Why is the Child Directed Interaction (CDI) Phase important for PCIT - Kelly Kincaid, LPC
As therapists, families often seek our expertise and advice. Caregivers come to us with worries, concerns, and a list of behaviors they do not understand and want to stop. Caregivers are frequently overwhelmed and frustrated. We often hear things such as: “His tantrums are out of control!” “She’s just so emotionally dysregulated! I can’t get her to do anything I say!” The anger, worry, and frustration are real. Some caregivers make comments full of frustration, fear, or shame: “I feel like such a bad parent. I’m failing.” Caregivers come in the door asking for help, wanting things to be different, but not knowing how to do it.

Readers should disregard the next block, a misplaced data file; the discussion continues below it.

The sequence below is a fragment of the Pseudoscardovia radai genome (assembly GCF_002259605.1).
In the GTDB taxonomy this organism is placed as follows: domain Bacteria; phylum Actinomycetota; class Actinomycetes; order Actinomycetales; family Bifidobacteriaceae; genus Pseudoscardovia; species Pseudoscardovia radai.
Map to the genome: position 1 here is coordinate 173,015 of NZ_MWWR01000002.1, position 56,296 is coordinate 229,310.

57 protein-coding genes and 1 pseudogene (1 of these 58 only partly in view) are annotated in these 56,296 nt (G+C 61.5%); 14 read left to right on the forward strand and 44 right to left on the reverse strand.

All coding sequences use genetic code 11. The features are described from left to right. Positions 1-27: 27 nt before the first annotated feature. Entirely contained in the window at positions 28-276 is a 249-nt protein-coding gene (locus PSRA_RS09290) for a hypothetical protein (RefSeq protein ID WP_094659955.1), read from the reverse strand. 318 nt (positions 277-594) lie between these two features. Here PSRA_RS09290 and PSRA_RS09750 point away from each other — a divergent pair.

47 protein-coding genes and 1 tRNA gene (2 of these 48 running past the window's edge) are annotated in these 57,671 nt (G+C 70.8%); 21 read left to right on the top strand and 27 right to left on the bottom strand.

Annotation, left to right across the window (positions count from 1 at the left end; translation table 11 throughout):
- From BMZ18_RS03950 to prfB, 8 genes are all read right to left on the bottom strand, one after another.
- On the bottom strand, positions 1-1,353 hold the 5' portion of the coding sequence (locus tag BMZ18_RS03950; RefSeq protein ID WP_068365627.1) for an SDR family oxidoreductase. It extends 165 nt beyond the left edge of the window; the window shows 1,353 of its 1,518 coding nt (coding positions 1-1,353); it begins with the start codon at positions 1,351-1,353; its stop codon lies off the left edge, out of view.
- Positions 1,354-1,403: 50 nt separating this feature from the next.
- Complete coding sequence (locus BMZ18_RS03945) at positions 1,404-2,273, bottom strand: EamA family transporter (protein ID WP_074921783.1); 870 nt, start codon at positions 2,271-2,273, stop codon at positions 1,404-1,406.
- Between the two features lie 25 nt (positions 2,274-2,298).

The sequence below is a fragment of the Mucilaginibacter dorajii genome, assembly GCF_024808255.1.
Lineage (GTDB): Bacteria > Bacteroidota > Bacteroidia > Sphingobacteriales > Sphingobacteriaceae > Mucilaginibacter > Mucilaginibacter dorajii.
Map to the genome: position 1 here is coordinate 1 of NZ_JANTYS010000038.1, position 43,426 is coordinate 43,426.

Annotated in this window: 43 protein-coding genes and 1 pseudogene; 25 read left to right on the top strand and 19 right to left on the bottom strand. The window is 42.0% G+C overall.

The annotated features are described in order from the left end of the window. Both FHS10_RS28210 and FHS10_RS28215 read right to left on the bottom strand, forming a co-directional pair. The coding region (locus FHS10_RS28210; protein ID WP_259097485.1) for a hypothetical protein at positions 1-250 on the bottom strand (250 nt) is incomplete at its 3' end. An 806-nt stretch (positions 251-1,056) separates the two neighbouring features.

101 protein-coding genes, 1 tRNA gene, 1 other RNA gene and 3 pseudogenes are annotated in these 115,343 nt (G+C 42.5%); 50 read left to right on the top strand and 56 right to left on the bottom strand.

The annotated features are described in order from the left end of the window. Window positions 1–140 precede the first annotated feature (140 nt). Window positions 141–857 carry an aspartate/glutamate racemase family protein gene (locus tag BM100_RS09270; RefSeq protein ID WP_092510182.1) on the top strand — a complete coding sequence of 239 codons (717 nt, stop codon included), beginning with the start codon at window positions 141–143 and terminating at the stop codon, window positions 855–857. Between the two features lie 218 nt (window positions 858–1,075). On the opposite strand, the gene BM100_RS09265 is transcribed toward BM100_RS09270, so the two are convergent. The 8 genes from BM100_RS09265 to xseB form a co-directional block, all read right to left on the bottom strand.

We as a society move at such a rapid pace - the morning rush, school drop off, then off to work only to rush back to school for pick up, head to after-school activities then home for dinner, bath, and bed only to wake up again and repeat. Simultaneously, caretakers are often multitasking the demands of work and home while being constantly accessible by email and text. We never turn off or are fully present. What